child support

VIRGINIA: Controversy over Guardian ad Litems

The Study

People are not happy with Guardian ad Litems ("GALs").  There have been several studies conducted in the last few years of various social service professionals regarding their attitudes to GALs.

The most recent survey that created controversy was a poll of three hundred (300) Court Appointed Special Advocates (“CASAs”). CASAs are non-lawyers who volunteer their time to talk with children during court proceedings. CASA volunteers are important, because they provide emotional support for children. 

The survey results were not good:

1. Ninety (90) percent feel that GALs are not performing their job.

2. Thirty-Six (36) percent stated that Guardian ad Litems "seldom" visit the children.

3. Only Nine percent (9%) stated that Guardian ad Litems are investigating their cases.

The Aftermath

The survey results caused an uproar with the press. After the survey results were released, several newspapers contacted local courts to get more information on GALs. One such court released the billing information for several GALs in and around Stafford County, Virginia. Many of the GALs were receiving approximately One Thousand and 00/100 Dollars ($1,000.00) per case. 

So what is the result of all this bad press?

GALs and family lawyers are currently debating what these results mean for the legal community. Some legislators are already talking about abolishing the role of GALs entirely. Legislators are being faced with a large bill and anger over the perceived lack of accountability for GALs. It is likely that there will be huge changes to the GAL system going forward.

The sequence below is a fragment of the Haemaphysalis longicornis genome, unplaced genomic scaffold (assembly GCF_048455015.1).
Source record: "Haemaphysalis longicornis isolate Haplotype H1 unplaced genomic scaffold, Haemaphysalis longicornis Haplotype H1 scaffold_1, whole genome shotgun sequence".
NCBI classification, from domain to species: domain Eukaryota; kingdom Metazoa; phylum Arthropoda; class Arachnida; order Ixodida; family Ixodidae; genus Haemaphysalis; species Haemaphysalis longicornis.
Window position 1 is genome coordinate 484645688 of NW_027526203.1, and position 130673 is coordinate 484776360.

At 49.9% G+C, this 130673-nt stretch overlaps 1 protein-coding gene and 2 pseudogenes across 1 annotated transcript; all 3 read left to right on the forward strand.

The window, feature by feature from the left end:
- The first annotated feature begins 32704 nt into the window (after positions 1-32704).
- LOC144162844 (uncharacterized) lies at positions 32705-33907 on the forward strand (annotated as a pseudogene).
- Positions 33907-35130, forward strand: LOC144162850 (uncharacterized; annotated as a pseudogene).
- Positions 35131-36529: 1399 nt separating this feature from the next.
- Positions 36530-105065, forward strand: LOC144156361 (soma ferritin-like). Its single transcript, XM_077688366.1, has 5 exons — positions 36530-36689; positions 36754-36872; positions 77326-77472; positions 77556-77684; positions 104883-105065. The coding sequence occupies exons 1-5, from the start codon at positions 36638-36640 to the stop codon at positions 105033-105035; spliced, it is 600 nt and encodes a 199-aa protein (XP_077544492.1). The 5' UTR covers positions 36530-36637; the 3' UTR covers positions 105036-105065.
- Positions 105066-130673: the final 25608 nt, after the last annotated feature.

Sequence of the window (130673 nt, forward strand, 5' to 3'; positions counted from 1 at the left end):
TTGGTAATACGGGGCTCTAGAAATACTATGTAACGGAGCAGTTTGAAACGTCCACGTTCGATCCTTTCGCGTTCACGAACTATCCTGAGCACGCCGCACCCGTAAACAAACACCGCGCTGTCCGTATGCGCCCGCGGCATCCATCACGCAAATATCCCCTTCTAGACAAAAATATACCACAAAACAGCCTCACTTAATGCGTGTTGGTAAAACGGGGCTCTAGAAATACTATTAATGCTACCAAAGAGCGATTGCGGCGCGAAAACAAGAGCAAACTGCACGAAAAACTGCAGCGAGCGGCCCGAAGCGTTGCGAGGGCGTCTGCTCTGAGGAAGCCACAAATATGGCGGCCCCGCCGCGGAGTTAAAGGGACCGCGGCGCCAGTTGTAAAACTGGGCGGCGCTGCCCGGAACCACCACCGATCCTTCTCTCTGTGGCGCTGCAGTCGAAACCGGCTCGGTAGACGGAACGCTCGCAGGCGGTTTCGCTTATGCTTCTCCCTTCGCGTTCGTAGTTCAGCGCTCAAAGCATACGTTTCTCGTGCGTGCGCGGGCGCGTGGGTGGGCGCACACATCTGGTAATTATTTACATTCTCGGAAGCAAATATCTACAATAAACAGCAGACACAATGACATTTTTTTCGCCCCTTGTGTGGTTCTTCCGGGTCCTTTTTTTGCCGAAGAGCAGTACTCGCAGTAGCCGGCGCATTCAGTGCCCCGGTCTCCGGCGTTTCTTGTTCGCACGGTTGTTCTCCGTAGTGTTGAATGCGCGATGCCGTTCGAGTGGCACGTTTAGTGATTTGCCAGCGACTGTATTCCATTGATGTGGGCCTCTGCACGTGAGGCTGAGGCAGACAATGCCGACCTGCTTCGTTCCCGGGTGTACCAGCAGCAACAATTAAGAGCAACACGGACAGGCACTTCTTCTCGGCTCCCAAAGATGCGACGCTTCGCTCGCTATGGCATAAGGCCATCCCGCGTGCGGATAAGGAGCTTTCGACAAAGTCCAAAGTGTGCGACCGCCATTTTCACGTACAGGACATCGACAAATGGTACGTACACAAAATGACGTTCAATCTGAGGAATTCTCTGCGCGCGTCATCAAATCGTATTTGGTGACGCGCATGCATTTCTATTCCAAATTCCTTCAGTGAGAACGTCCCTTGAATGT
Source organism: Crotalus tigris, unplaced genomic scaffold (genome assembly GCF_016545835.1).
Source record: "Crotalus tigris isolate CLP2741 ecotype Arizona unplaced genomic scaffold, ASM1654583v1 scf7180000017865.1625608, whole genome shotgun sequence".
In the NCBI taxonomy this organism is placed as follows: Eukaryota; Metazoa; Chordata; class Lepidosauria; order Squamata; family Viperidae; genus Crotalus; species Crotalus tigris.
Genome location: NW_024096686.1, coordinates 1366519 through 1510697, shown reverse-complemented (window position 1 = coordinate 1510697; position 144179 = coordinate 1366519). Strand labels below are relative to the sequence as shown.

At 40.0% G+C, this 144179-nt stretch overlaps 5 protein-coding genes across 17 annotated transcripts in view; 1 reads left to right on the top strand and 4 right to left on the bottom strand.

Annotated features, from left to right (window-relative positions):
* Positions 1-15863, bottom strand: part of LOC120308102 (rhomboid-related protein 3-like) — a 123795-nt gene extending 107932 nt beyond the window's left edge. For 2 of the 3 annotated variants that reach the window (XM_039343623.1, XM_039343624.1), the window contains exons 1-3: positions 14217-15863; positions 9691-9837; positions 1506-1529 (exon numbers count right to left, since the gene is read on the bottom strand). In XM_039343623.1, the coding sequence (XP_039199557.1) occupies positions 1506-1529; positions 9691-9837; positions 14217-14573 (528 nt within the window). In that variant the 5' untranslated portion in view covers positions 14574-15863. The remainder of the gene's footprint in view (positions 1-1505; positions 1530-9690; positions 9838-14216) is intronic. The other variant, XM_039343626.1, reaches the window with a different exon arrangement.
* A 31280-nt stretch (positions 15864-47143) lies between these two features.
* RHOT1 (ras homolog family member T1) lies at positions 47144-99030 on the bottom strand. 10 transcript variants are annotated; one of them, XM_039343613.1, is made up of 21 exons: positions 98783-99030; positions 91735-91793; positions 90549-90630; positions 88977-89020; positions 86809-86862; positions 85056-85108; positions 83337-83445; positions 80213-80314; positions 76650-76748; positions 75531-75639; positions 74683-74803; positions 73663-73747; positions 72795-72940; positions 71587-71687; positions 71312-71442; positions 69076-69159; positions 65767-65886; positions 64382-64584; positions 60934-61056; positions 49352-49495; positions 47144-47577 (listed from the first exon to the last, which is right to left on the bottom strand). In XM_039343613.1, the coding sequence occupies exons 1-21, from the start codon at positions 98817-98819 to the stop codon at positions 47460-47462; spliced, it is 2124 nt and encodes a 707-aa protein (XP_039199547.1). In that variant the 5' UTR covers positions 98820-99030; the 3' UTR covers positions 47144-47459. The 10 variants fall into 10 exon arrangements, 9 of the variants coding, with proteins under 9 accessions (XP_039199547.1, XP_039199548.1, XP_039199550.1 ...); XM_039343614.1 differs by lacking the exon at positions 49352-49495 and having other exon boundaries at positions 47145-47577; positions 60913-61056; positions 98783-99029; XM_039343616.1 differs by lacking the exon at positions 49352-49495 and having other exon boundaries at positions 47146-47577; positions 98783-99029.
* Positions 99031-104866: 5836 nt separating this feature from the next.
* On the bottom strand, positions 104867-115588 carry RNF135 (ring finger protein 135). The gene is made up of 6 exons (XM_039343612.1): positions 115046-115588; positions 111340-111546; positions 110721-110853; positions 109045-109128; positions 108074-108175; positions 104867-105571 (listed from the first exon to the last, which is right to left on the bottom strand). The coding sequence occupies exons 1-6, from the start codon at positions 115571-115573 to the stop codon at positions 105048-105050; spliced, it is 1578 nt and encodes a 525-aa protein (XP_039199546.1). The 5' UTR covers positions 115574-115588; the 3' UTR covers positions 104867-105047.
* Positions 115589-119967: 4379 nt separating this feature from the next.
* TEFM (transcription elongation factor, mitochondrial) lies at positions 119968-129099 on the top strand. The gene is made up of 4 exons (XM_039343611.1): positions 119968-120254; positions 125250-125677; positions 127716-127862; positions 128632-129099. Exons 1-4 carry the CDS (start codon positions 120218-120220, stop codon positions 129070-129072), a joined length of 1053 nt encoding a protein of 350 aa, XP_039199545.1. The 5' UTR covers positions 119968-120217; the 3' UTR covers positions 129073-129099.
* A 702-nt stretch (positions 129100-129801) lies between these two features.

Suggestions for Change

Whether we agree with the results of the study or not, we GALs have failed. At the very least, we have failed to work collaboratively with other social service professionals. The lack of communication between GALs and CASA has resulted in animosity and a lack of mutual understanding of what our job is.

The problem facing GALs is reminiscent of the public perception of lawyers during changes to the disciplinary rules in the 1990s. People don't know what we do, or why we bill so much time. 

The first step forward is to begin working more closely with our volunteer counterparts. We need to educate our colleagues on our role, and work to clear any misunderstanding. Furthermore, we need to make absolutely sure we abide by the standards that govern GALs.

Finally, we need to advocate for more stringent standards for GALs. The standards right now are simply baseline requirements. As with the changes that came by switching away from the disciplinary rules, we need to modify the standards that govern GALs. Only when we have a more comprehensive set of guidelines will we be able to perform to the best of our abilities.

Custody and Visitation: Part 1